The CTS-V Black Diamond Edition is available in the CTS-V Sedan, Coupe, and Wagon models for about $4,850 over the CTS-V base price.

What sets the Black Diamond Edition apart is specialized tri-coat paint from California-based JDSU. A look of diamonds in the SpectraFlair pigment in the paint is created by using aluminum flakes encapsulated in a glass-like substance called magnesium fluoride, GM said.

The exterior of the Black Diamond Edition also includes satin graphite … Read more

VibroGym Swarovski thingie makes us shudder

Vibrating platform exercise machines claim to give you a workout without the work. The VibroGym Diamond VG Evolution does just that, giving you the feeling of exercising so hard that you throw up--without the exercise. In fact, all you have to do is look at the thing and you go straight to being sick in your mouth.

It's covered in thousands of our old nemesis, the Swarovski crystal. Fresh from assaulting the Olympus Pen E-P1 and a host of other gadgets, the Swarovski crystal has swarmed over the Diamond VG Evolution in an unspeakable nexus of utter pointlessness.

Read … Read more

Listening to B&W's $15,000 diamond speaker

I first wrote about Bowers & Wilkins updated diamond speakers in January, but I finally got to hear them a few weeks ago at Innovative Audio & Video, one of B&W's New York City dealers.

Specifically, I listened to the 802 Diamond speaker that sells for $15,000 a pair. The speaker has a big and beautiful, carefully honed design.  The 159-pound speaker stands 44-inches high by 14.5-inches wide by 22-inches deep. It has a 1-inch synthetic diamond dome tweeter, 6-inch woven Kevlar midrange driver, and two 8-inch Rohacell woofers. Rohacell is a super lightweight, yet highly rigid material that is ideal for woofers that need to move a lot of air without flexing.

The 6-inch midrange driver is housed in a teardrop shaped "head" that is crafted from inert Marlan composite material, a synthetic, mineral-filled resin. This granite-hard enclosure is sprayed with seven coats of hand-polished black lacquer. The head's internal cavity--a sphere closely coupled to a short tube--absorbs most of the sound from the back of the driver. On the outside, the teardrop shape smoothly disperses the sound around the speaker, creating a solid, three-dimensional stereo image.

The diamond tweeter is fitted to a tapering tube that is filled with absorbent wadding to control the energy that radiates off the tweeter's backside. The diamond tweeter doesn't look like a diamond at all, it's a dull gray dome, so it wasn't just used for show. B&W favored aluminum tweeters for its top models for years, but now uses  diamond domes because of their higher stiffness-to-density ratio. According to B&W, diamond gets closest to the sound of a hypothetically perfect tweeter.

I've heard my share of high-end speakers, but the thing that struck me first about the 802 Diamond's sound was its purity. It's the second-generation diamond model, the original version was the 802 D--the company changes it models every five to seven years. B&W offers a complete range of 800 Diamond Series speakers for hi-fi and home theater systems. … Read more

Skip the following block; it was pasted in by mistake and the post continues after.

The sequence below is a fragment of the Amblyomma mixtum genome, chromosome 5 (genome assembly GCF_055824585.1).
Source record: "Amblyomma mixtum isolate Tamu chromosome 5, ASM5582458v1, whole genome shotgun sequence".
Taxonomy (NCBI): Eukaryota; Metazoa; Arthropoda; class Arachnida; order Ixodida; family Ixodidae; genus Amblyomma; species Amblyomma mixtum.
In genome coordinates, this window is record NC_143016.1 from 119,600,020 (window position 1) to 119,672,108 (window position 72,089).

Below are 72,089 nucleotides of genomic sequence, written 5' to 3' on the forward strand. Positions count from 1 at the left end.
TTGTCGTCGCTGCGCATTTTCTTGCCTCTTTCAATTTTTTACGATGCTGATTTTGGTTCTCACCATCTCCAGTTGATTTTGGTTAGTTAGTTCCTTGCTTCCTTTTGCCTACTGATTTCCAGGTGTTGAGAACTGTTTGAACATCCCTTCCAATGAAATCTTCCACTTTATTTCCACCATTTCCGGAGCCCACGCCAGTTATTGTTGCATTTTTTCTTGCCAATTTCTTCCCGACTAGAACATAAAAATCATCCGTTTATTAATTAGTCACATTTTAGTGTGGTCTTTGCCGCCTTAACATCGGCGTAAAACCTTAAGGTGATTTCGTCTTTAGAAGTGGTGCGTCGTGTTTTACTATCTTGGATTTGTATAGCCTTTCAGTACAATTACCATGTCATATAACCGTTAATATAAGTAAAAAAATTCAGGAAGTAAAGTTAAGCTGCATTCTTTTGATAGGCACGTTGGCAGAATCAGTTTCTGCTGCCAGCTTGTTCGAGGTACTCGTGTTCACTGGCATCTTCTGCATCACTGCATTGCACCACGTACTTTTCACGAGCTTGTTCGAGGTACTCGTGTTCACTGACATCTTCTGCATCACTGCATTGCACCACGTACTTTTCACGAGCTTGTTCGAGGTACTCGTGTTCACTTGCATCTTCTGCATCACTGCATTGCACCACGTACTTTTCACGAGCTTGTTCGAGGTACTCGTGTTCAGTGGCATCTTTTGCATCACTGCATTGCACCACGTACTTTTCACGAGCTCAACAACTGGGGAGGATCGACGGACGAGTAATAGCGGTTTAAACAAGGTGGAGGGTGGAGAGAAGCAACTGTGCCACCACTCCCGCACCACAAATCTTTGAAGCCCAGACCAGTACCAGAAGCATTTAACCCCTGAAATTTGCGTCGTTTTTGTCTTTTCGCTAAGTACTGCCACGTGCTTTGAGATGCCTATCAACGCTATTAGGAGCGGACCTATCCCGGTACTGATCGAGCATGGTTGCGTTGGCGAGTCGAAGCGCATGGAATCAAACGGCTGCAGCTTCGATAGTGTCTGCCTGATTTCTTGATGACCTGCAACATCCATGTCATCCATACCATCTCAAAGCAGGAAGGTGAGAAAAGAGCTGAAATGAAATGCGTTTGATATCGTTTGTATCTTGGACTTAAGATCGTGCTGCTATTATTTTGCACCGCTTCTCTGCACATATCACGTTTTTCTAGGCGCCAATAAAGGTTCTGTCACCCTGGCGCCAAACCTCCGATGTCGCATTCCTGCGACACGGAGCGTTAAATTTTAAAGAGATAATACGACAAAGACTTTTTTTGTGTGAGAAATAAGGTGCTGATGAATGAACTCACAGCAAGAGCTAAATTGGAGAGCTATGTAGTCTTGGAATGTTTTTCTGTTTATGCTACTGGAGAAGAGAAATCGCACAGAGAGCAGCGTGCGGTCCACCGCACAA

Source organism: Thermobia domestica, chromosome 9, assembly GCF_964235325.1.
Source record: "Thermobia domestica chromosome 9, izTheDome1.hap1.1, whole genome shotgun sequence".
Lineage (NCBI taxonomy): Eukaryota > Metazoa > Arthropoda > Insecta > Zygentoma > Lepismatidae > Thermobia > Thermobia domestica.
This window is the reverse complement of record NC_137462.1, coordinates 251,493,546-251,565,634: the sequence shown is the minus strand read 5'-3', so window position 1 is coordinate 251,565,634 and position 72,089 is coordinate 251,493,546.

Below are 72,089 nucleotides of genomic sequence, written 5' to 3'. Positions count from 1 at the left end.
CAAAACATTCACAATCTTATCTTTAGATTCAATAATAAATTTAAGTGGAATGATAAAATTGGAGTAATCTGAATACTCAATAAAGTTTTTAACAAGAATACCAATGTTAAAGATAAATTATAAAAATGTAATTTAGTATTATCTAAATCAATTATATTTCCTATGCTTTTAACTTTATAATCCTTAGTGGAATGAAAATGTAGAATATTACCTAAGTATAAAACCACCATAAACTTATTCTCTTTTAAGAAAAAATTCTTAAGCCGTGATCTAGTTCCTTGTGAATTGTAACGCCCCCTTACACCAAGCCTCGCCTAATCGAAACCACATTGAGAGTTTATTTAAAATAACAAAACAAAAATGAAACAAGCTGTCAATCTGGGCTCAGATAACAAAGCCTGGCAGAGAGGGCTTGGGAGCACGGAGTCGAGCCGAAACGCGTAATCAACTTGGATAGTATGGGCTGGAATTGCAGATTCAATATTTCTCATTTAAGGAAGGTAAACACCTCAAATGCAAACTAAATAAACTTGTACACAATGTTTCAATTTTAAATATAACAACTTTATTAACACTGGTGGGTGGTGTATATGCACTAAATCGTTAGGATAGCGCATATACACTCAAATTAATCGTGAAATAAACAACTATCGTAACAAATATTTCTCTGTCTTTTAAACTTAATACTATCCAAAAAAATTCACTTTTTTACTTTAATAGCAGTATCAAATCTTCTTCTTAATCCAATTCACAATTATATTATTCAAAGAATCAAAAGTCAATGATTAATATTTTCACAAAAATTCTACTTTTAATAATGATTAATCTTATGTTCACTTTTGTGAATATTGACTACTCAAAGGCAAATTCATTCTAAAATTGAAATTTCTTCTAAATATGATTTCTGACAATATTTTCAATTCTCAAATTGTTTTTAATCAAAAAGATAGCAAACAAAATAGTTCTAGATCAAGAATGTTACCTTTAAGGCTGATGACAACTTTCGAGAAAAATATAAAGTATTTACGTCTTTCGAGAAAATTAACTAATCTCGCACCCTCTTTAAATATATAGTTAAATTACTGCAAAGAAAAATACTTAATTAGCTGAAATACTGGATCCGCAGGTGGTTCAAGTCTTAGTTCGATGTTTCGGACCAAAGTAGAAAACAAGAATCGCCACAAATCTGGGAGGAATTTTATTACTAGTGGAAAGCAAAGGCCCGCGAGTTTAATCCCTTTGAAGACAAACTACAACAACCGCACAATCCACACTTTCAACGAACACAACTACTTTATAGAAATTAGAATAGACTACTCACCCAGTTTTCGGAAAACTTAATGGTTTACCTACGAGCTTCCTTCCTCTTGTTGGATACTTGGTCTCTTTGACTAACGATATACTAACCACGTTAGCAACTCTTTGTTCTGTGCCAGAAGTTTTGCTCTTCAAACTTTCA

A $25 speaker an audiophile can love

One of my audiophile pals, Dave King, e-mailed me the other day about his latest find, the Dayton B652 ($25 per pair). It didn't arrive in time for my Top 10 audio bargains blog the other day, or it would have surely been included.

I've known Dave for 20 years, and we've listened to a lot of hi-fis together, so I know he's got great ears. And he knows how to get my attention: "I'm certain I recently discovered the absolute diminishing returns point in hi-fi loudspeakers. They remind me a lot of Wharfedale Diamond speakers of yore, but the B652 has a 6.5-inch midwoofer instead of the Diamonds' 4.5-inch." The original Diamonds were a really big deal in the 1980s; they were easily the best budget speaker of the era, but even then they were more like $60 or $70 a pair. They were probably made in England, the Dayton B652 is built in China.

It's a mid-size, black vinyl-covered monitor speaker, 11.7 inches high, 7.1 inches wide, and 6.5 inches deep. The front baffle hosts a 6.5-inch polypropylene woofer and a 0.6-inch polycarbonate ferrofluid-cooled tweeter. Dave liked the fit and finish well enough, but he wasn't too happy with the Dayton B652's spring-clip wire connectors. I agree, clip connectors never have much grip on the wires, so they can fall out when you move the speakers. I've seen those things on $100 speakers, but on a $25 speaker you can't really complain about spring clips.

One of the Dayton B652's more interesting design features is its acoustic suspension (nonported woofer. I like that because acoustic suspension woofers tend to sound better than ported ones, and Dave was impressed by the Dayton B652's bass definition. The downside to acoustic suspension designs is the bass doesn't go as deep as ported woofers do. The Dayton B652's bass is reasonably flat to 70 hertz, and Dave likes to use subwoofers with most speakers anyway. When I pressed him on the matter he said he thought most folks would be well-satisfied with the Dayton B652's bass on its own. … Read more